"People already go to Facebook to browse restaurants and decide where to eat or where to order food -- we're making that easier," Alex Himel, vice president of Facebook's local team, said in a newsroom post on the website.
"Once you decide you're hungry, let's take you from that decision to food in your hand," Himmel told Business Insider, saying that Facebook was targeting people who are already seeking out restaurants instead of impulse buys.
The service gives Facebook users a few ways to order. Restaurants' Facebook pages have an "order now" button, and they will also be able to browse through different restaurants in the "order food" tab.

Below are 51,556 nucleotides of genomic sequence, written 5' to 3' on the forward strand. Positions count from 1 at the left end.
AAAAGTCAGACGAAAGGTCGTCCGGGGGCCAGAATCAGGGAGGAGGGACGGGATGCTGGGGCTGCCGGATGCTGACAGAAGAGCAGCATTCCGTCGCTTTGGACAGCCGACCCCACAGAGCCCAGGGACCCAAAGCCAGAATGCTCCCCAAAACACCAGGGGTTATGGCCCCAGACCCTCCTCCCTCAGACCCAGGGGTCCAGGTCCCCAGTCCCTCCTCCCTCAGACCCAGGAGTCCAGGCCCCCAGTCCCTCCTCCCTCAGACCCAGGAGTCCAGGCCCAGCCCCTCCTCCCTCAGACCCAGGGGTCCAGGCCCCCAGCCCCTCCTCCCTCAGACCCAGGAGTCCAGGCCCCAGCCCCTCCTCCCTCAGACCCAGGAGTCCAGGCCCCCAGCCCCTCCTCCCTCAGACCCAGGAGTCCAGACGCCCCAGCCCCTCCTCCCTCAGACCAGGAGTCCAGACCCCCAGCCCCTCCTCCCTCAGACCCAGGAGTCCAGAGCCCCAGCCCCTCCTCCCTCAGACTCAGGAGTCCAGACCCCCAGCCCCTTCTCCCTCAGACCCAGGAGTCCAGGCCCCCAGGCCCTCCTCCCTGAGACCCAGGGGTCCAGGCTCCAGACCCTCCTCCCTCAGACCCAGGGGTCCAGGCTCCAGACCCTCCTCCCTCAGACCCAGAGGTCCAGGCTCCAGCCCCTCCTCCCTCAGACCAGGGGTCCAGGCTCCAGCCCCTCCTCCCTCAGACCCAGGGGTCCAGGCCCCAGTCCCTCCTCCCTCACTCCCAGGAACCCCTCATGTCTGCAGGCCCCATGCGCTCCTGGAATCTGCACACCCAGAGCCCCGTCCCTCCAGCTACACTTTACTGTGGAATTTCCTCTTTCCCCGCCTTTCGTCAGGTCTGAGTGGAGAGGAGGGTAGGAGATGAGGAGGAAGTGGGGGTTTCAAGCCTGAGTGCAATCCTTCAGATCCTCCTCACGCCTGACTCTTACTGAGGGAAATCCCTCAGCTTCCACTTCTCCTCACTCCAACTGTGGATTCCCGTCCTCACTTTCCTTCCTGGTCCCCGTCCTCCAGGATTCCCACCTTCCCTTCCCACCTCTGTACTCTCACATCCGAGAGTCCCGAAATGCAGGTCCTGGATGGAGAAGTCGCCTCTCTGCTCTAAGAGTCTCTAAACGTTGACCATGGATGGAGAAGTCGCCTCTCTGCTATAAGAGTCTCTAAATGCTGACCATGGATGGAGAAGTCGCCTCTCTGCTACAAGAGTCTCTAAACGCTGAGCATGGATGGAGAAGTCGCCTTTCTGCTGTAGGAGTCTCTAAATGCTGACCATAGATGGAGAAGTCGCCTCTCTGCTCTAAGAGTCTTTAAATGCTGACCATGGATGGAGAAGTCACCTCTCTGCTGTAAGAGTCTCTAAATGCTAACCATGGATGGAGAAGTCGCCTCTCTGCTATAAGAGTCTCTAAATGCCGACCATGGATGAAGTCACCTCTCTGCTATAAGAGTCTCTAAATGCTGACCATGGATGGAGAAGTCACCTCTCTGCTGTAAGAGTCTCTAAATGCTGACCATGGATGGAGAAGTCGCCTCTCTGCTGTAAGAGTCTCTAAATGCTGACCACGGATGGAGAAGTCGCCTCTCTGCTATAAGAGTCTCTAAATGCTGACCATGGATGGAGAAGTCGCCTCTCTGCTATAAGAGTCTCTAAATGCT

Facebook will essentially serve as an ordering website aggregator, with partnerships with services like EatStreet, Delivery.com, DoorDash, ChowNow and Olo. The company also partnered with chains including Jack in the Box, Five Guys, Papa John's, and Panera to offer the chains' own ordering and delivery services.
This post originally appeared on Business Insider.